William Mitchell’s clinic program, ranked nationally, was one of the first to be established at a U.S. law school more than 30 years ago. Clinics are committed to public service and learning through experience. Our thirteen clinics give you the opportunity to represent indigent clients, small businesses, and nonprofit organizations that otherwise could not afford an attorney. As a third- or fourth-year law student, you are given a case in which you meet and advise the client, prepare documents, negotiate with the opposing attorney, and, possibly, argue the case in court.
You might set up a nonprofit corporation for someone making products for people with disabilities in our Tax Planning Clinic, represent someone facing deportation in our Immigration Law Clinic, or help a senior citizen in our Civil Advocacy Clinic who’s a victim of consumer fraud. Whether you plan to work in a public interest law setting, in corporate law, or in a business, the experience you’ll gain from our clinic program will help you develop professional judgment, confidence in your advocacy and counseling skills, and an understanding of the critical role justice plays in our democracy.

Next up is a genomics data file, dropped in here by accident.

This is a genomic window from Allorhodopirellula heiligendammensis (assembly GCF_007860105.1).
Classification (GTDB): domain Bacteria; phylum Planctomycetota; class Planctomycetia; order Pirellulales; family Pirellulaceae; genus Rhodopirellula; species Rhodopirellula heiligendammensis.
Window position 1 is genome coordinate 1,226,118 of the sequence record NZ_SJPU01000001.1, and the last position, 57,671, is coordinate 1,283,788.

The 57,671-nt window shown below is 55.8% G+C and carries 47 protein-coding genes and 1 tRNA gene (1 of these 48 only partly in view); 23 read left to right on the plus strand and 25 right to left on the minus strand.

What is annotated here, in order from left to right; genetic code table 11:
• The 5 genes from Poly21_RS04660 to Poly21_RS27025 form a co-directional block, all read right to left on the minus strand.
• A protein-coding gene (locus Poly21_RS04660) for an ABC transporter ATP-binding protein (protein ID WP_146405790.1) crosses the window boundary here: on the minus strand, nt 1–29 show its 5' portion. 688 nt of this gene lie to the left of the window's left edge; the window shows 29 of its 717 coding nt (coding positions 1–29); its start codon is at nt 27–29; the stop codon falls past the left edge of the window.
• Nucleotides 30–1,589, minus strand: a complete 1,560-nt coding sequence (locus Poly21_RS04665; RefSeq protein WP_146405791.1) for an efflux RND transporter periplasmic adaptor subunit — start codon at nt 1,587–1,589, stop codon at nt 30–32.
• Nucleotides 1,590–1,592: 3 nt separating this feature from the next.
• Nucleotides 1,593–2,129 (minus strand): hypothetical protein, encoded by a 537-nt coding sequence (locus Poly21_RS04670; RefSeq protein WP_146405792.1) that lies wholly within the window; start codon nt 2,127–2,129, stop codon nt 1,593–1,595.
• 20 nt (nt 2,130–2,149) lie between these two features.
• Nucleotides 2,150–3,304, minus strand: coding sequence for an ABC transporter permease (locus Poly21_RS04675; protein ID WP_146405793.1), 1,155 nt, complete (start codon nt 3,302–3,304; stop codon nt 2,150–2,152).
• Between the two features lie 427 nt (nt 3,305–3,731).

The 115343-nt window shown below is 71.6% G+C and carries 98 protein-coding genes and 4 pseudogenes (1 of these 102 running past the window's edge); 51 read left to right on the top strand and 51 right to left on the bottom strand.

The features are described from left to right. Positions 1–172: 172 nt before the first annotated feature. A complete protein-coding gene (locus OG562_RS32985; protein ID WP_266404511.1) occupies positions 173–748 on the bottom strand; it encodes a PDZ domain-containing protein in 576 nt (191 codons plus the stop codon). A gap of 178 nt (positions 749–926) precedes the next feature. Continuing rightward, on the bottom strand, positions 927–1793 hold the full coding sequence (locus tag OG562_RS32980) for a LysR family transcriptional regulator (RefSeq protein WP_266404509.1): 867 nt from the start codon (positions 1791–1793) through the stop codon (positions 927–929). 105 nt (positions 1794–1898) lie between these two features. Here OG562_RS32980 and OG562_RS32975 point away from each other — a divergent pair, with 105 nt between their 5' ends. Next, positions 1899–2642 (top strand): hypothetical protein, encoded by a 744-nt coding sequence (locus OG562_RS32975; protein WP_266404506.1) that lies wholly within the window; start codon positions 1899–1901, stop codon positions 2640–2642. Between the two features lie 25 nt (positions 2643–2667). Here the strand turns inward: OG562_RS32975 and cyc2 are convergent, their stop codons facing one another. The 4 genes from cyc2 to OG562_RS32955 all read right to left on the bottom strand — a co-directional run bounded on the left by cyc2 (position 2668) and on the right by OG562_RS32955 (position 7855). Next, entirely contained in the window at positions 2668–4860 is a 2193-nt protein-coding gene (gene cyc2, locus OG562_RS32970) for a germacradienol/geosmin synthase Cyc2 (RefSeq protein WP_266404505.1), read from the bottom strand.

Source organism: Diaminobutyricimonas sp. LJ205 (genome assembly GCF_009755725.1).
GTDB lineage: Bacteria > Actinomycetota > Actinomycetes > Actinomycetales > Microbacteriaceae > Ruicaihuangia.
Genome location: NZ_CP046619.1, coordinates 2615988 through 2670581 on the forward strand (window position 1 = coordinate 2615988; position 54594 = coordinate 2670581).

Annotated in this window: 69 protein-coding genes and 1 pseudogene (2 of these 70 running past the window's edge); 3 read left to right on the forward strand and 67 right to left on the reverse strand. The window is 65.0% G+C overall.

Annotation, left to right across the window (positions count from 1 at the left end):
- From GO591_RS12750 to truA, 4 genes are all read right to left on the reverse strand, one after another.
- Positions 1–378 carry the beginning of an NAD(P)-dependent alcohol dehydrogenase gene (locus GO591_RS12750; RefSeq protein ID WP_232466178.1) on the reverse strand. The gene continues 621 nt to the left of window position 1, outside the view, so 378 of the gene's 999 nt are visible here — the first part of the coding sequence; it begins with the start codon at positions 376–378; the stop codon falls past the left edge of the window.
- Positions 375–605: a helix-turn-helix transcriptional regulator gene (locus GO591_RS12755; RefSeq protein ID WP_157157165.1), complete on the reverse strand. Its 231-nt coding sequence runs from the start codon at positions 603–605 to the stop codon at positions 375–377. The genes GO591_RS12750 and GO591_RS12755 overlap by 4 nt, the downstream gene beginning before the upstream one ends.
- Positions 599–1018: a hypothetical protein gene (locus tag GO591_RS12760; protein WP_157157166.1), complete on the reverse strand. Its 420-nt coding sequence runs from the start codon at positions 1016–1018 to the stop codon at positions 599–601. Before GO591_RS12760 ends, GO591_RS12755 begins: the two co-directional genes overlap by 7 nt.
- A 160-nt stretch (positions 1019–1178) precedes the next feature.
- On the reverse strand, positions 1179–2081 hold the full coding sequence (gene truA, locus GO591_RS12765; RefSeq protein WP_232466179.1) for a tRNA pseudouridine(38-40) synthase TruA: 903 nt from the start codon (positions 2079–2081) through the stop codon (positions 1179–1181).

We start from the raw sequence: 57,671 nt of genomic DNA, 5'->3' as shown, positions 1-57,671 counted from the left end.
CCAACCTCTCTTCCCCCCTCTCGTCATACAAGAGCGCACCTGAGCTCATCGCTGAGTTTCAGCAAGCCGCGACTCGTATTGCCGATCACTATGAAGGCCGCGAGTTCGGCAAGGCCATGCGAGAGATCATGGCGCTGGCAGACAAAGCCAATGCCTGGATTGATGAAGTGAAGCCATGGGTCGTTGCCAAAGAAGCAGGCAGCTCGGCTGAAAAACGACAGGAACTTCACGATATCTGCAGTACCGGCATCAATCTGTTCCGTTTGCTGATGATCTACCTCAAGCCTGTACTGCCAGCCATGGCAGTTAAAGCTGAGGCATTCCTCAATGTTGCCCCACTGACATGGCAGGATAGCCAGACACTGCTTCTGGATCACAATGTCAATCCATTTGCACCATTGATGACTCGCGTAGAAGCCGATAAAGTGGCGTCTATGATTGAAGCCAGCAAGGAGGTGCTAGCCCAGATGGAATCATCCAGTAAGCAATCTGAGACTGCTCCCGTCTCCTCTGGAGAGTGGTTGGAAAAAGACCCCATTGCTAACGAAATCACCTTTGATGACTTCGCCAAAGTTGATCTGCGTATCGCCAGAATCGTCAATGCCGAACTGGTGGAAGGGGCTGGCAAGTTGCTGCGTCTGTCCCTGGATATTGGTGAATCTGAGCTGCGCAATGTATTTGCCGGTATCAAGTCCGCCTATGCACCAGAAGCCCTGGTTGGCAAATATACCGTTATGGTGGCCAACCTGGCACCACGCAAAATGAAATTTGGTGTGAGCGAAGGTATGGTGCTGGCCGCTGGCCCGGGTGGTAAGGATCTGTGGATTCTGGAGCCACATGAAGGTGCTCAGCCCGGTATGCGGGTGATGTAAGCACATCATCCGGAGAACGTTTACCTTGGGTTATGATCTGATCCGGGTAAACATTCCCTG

Law and Psychiatry Clinic with the University of Minnesota Medical School
(does not meet skills requirement)
William Mitchell was one of the first law schools to devote several full-time, tenured faculty to its clinic program. Since it began in 1973, the program has enabled more than 5,500 students to serve more than 18,000 clients. Our clinic co-directors Prof. Ann Juergens and Prof. Peter Knapp work with six additional full-time faculty members, nine supervising adjuncts, close to 20 field supervisors, and about 100 students as they handle hundreds of cases and client matters each year.